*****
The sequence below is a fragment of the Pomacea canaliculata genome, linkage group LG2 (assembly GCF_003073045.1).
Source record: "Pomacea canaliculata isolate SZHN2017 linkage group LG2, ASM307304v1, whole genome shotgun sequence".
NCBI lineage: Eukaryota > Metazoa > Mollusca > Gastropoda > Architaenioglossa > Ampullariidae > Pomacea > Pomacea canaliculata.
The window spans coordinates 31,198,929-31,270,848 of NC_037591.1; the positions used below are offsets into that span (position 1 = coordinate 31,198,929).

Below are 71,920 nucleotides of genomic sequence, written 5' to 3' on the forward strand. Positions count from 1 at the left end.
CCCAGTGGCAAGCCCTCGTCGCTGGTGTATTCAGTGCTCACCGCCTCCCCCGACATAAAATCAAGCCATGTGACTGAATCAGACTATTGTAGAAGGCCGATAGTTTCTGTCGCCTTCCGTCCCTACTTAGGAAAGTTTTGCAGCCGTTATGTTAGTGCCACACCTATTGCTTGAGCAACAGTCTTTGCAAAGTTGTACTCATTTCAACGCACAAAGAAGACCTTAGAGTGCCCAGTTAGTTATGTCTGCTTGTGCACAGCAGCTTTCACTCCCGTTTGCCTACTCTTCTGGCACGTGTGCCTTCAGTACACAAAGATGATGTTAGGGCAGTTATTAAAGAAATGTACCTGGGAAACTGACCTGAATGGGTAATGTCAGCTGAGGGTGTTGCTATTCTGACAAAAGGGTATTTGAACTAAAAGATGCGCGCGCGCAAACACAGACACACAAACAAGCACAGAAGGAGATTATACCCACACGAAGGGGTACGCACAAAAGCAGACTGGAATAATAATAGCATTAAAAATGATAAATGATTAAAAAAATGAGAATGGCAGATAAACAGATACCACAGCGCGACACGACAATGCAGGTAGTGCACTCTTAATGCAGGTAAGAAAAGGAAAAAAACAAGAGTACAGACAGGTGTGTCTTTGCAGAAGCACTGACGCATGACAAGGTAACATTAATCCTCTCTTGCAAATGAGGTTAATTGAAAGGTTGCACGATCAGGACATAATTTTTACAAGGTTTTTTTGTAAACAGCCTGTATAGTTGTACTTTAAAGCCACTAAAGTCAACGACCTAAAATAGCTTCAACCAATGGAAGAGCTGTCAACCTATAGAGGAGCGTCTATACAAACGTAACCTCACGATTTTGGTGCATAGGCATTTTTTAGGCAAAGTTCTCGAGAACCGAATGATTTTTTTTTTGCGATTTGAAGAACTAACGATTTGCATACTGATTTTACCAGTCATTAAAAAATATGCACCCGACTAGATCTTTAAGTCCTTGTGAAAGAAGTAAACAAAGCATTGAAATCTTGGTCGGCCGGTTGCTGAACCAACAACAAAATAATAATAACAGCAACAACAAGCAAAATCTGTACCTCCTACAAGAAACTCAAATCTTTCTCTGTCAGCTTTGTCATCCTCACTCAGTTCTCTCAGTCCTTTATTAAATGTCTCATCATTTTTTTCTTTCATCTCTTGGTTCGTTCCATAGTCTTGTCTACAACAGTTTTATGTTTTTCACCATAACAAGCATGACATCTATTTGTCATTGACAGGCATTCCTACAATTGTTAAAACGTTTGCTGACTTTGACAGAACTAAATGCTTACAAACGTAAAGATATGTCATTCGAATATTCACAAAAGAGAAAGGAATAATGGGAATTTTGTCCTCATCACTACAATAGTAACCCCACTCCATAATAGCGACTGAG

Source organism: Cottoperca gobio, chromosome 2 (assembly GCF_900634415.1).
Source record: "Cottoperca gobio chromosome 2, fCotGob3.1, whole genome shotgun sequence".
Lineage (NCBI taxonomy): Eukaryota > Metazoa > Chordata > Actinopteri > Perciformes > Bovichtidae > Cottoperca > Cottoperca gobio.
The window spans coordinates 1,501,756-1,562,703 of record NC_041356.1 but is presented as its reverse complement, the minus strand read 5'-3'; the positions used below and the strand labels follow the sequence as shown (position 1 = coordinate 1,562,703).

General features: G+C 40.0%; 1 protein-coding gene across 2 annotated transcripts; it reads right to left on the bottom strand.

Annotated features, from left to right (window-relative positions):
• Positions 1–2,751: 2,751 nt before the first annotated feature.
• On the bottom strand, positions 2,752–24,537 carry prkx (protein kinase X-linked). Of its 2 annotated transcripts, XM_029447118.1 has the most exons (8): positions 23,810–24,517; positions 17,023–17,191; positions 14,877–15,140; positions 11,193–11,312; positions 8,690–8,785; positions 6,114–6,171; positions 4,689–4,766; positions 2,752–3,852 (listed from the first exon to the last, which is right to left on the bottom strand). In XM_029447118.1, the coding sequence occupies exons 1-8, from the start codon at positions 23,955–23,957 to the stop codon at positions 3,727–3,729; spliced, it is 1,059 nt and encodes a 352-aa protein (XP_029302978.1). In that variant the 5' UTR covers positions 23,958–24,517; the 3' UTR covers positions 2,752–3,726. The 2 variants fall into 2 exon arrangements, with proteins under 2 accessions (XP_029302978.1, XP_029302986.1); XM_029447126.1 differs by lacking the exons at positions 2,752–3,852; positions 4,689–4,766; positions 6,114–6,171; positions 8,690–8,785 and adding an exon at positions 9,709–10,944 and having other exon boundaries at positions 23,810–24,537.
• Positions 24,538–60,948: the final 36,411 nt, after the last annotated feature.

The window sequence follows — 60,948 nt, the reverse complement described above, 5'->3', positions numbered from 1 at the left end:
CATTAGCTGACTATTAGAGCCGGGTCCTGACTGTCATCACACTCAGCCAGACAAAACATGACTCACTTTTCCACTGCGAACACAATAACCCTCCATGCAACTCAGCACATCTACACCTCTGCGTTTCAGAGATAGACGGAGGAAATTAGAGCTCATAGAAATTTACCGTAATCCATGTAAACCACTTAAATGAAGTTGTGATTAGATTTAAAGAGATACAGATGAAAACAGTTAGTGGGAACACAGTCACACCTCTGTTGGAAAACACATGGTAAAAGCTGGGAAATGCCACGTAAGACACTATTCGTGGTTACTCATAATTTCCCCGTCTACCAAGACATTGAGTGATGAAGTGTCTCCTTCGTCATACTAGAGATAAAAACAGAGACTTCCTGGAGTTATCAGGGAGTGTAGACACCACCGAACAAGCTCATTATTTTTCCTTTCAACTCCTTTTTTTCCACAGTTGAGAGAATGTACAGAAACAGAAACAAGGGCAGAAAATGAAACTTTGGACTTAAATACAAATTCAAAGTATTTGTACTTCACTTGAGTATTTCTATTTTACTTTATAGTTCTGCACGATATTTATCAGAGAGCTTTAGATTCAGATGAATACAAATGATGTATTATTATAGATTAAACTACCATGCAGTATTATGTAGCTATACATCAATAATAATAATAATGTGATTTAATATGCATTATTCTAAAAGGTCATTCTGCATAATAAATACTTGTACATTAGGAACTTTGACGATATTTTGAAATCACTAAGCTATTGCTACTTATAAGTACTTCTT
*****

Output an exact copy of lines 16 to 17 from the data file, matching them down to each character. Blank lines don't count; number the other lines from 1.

The window sequence follows — 60,948 nt, the reverse complement described above, 5'->3', positions numbered from 1 at the left end:
CATTAGCTGACTATTAGAGCCGGGTCCTGACTGTCATCACACTCAGCCAGACAAAACATGACTCACTTTTCCACTGCGAACACAATAACCCTCCATGCAACTCAGCACATCTACACCTCTGCGTTTCAGAGATAGACGGAGGAAATTAGAGCTCATAGAAATTTACCGTAATCCATGTAAACCACTTAAATGAAGTTGTGATTAGATTTAAAGAGATACAGATGAAAACAGTTAGTGGGAACACAGTCACACCTCTGTTGGAAAACACATGGTAAAAGCTGGGAAATGCCACGTAAGACACTATTCGTGGTTACTCATAATTTCCCCGTCTACCAAGACATTGAGTGATGAAGTGTCTCCTTCGTCATACTAGAGATAAAAACAGAGACTTCCTGGAGTTATCAGGGAGTGTAGACACCACCGAACAAGCTCATTATTTTTCCTTTCAACTCCTTTTTTTCCACAGTTGAGAGAATGTACAGAAACAGAAACAAGGGCAGAAAATGAAACTTTGGACTTAAATACAAATTCAAAGTATTTGTACTTCACTTGAGTATTTCTATTTTACTTTATAGTTCTGCACGATATTTATCAGAGAGCTTTAGATTCAGATGAATACAAATGATGTATTATTATAGATTAAACTACCATGCAGTATTATGTAGCTATACATCAATAATAATAATAATGTGATTTAATATGCATTATTCTAAAAGGTCATTCTGCATAATAAATACTTGTACATTAGGAACTTTGACGATATTTTGAAATCACTAAGCTATTGCTACTTATAAGTACTTCTT